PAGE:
Given that Frank Furedi and his comrades over at Spiked and the Institute of Ideas are consistent in their moralisation of debate, it was with no little irony that I read his dismissal of those critical of A.C. Grayling's New College of the Humanities as having "a moralistic tone" ("Grayling cries freedom", 16 June). Once he suggested that the government was a "regime" imposing a "state-run monolithic model" that UK universities ought to shrug off via a "free" (or, more accurately, independent) university movement, all sense of irony dissipated.
Does Furedi really think all UK universities are the same? Certainly more could be done to acknowledge, promote and celebrate the sector's diversity, and the good reasons for it. But his criticism of his colleagues' investment in, passion for and defence of UK higher education does not seem to offer any of these things.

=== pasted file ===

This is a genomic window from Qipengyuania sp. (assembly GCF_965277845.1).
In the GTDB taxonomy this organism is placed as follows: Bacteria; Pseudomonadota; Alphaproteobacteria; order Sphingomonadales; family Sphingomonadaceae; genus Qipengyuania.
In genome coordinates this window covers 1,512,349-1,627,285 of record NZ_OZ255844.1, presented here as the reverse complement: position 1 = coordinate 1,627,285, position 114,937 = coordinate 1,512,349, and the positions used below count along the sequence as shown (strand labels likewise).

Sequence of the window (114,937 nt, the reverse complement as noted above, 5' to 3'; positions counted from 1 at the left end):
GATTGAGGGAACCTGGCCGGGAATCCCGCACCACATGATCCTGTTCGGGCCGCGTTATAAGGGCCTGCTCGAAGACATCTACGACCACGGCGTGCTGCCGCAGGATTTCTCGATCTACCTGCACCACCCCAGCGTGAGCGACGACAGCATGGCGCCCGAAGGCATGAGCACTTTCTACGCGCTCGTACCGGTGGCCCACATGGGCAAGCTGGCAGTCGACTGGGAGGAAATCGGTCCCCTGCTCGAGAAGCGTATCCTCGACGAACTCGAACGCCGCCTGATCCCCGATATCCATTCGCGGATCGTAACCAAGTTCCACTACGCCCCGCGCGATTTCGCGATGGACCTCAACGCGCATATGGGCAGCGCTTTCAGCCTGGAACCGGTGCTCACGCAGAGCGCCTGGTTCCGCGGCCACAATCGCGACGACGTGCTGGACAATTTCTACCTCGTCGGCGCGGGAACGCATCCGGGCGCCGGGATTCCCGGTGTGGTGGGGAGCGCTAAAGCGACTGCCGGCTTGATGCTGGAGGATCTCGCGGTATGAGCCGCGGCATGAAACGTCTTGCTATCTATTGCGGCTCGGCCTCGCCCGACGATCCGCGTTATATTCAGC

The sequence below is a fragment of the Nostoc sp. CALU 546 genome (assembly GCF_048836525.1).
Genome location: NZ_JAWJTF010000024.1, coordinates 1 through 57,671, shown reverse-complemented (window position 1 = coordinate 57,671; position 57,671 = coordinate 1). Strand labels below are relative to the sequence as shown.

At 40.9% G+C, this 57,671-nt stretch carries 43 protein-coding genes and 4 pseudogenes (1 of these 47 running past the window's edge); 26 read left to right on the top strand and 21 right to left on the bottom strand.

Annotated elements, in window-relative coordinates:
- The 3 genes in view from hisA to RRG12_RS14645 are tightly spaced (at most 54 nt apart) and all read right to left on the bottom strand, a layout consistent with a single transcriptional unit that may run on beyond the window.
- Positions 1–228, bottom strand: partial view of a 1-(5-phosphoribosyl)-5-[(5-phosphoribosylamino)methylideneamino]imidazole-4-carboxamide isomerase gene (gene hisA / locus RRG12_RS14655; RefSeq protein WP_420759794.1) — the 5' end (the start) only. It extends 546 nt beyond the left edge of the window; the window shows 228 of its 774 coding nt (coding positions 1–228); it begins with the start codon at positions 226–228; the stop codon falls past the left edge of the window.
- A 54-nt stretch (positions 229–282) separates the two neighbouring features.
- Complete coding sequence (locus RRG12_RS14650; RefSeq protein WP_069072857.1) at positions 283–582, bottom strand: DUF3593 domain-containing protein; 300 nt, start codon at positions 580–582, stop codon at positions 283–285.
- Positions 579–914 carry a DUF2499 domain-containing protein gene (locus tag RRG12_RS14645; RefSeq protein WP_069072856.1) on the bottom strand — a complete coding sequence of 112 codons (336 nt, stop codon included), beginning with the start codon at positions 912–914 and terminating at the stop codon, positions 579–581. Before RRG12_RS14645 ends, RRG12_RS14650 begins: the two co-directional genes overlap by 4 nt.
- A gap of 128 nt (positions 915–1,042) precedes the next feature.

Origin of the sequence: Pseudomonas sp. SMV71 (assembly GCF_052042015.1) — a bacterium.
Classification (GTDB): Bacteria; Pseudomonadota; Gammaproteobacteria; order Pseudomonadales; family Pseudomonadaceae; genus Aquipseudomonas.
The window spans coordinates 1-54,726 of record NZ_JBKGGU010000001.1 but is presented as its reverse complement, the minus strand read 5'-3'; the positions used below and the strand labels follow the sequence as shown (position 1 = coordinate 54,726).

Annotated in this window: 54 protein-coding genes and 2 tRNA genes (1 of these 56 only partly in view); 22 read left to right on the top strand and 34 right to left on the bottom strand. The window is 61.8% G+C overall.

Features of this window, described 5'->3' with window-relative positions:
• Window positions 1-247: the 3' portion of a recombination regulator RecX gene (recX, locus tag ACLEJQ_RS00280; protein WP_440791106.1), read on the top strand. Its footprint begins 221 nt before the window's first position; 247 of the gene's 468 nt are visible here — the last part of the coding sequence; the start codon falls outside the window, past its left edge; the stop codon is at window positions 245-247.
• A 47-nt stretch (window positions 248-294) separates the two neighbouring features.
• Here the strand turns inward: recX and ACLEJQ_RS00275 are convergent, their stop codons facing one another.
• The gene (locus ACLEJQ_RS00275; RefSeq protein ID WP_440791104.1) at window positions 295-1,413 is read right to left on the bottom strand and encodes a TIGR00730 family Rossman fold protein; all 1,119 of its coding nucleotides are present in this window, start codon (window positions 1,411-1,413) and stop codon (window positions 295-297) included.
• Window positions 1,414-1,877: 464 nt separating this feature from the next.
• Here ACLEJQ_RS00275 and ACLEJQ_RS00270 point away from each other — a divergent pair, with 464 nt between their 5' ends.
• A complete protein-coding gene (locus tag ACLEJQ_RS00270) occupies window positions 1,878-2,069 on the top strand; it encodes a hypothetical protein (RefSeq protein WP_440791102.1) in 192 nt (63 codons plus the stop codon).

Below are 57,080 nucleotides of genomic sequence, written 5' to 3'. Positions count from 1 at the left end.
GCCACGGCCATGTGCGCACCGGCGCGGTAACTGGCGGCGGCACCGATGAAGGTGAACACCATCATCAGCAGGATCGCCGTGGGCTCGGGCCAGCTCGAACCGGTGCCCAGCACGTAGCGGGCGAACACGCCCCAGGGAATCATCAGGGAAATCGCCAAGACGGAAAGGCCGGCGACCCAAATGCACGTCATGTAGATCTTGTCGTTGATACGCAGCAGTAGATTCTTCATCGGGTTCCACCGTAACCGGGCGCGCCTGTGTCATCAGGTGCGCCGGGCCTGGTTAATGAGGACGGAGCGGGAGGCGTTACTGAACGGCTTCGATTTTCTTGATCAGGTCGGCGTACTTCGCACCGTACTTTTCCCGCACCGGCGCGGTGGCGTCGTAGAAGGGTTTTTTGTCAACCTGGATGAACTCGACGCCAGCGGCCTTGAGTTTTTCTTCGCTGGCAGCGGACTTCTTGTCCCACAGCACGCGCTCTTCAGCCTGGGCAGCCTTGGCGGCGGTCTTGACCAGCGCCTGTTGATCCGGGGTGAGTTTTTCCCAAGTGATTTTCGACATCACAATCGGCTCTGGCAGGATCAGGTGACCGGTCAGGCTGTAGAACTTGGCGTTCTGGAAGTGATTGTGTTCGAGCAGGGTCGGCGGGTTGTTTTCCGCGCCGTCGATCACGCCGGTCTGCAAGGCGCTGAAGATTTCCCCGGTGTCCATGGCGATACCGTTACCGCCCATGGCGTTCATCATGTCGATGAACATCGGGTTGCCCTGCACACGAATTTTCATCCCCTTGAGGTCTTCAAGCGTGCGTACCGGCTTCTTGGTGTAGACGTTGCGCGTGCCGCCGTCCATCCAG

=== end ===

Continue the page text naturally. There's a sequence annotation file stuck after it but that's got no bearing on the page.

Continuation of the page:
On the same spread, we were also offered an idiosyncratic take on the tuition fees debate ("Martini belt buckles: how the wealthy lost the battle against fees"). The author, George Watson, appears to think that all those who attend university are, de facto, "the rich". Yet merely attending university seems a strange criterion for identifying the rich.
His argument seems to be that those who can afford to pay (and protest) tuition fees (at the current level) are manifestly "well off". Therefore, it is acceptable to put up fees further as (self-evidently) they can afford it. This seems an odd way of looking at things.
Plenty of students struggle to afford the cost of higher education as it stands, as evidenced by the increasing number of undergraduates who work during term-time.
Higher education is not currently the privilege of the rich, as it all too recently was. Let us work to ensure that the UK does not return to that state of affairs.
Nathan Emmerich, Queen's University Belfast.